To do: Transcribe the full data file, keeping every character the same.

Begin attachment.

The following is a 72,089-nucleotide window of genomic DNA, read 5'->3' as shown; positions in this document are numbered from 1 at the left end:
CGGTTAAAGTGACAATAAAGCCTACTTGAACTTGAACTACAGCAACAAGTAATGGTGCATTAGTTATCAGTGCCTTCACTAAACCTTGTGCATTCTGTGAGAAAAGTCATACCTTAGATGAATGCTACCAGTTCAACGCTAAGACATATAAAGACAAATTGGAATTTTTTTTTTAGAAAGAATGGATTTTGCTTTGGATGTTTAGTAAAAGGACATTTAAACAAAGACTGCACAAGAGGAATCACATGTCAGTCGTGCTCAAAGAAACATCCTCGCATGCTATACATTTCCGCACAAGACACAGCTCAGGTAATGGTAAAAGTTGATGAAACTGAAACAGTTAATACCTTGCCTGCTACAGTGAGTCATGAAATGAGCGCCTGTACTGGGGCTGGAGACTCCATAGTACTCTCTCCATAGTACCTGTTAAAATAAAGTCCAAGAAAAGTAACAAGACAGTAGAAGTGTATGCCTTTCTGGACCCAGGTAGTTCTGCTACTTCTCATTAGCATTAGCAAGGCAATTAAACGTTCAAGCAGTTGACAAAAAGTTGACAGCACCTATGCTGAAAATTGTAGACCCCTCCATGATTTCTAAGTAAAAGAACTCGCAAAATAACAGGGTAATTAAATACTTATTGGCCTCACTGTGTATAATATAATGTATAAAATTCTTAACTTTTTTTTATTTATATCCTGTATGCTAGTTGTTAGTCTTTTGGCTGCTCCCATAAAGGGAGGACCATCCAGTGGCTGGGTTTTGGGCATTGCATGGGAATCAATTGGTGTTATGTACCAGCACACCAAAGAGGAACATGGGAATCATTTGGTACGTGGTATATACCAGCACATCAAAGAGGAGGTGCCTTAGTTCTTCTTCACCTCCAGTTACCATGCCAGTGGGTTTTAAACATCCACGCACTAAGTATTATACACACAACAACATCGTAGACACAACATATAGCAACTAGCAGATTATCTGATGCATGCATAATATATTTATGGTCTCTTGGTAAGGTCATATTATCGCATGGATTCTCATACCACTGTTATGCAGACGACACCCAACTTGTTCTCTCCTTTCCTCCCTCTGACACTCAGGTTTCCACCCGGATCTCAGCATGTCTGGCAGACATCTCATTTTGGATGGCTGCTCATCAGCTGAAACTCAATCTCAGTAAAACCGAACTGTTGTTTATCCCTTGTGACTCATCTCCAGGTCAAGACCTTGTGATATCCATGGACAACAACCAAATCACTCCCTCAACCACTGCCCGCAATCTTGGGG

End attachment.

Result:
The following is a 72,089-nucleotide window of genomic DNA, read 5'->3' as shown; positions in this document are numbered from 1 at the left end:
CGGTTAAAGTGACAATAAAGCCTACTTGAACTTGAACTACAGCAACAAGTAATGGTGCATTAGTTATCAGTGCCTTCACTAAACCTTGTGCATTCTGTGAGAAAAGTCATACCTTAGATGAATGCTACCAGTTCAACGCTAAGACATATAAAGACAAATTGGAATTTTTTTTTTAGAAAGAATGGATTTTGCTTTGGATGTTTAGTAAAAGGACATTTAAACAAAGACTGCACAAGAGGAATCACATGTCAGTCGTGCTCAAAGAAACATCCTCGCATGCTATACATTTCCGCACAAGACACAGCTCAGGTAATGGTAAAAGTTGATGAAACTGAAACAGTTAATACCTTGCCTGCTACAGTGAGTCATGAAATGAGCGCCTGTACTGGGGCTGGAGACTCCATAGTACTCTCTCCATAGTACCTGTTAAAATAAAGTCCAAGAAAAGTAACAAGACAGTAGAAGTGTATGCCTTTCTGGACCCAGGTAGTTCTGCTACTTCTCATTAGCATTAGCAAGGCAATTAAACGTTCAAGCAGTTGACAAAAAGTTGACAGCACCTATGCTGAAAATTGTAGACCCCTCCATGATTTCTAAGTAAAAGAACTCGCAAAATAACAGGGTAATTAAATACTTATTGGCCTCACTGTGTATAATATAATGTATAAAATTCTTAACTTTTTTTTATTTATATCCTGTATGCTAGTTGTTAGTCTTTTGGCTGCTCCCATAAAGGGAGGACCATCCAGTGGCTGGGTTTTGGGCATTGCATGGGAATCAATTGGTGTTATGTACCAGCACACCAAAGAGGAACATGGGAATCATTTGGTACGTGGTATATACCAGCACATCAAAGAGGAGGTGCCTTAGTTCTTCTTCACCTCCAGTTACCATGCCAGTGGGTTTTAAACATCCACGCACTAAGTATTATACACACAACAACATCGTAGACACAACATATAGCAACTAGCAGATTATCTGATGCATGCATAATATATTTATGGTCTCTTGGTAAGGTCATATTATCGCATGGATTCTCATACCACTGTTATGCAGACGACACCCAACTTGTTCTCTCCTTTCCTCCCTCTGACACTCAGGTTTCCACCCGGATCTCAGCATGTCTGGCAGACATCTCATTTTGGATGGCTGCTCATCAGCTGAAACTCAATCTCAGTAAAACCGAACTGTTGTTTATCCCTTGTGACTCATCTCCAGGTCAAGACCTTGTGATATCCATGGACAACAACCAAATCACTCCCTCAACCACTGCCCGCAATCTTGGGG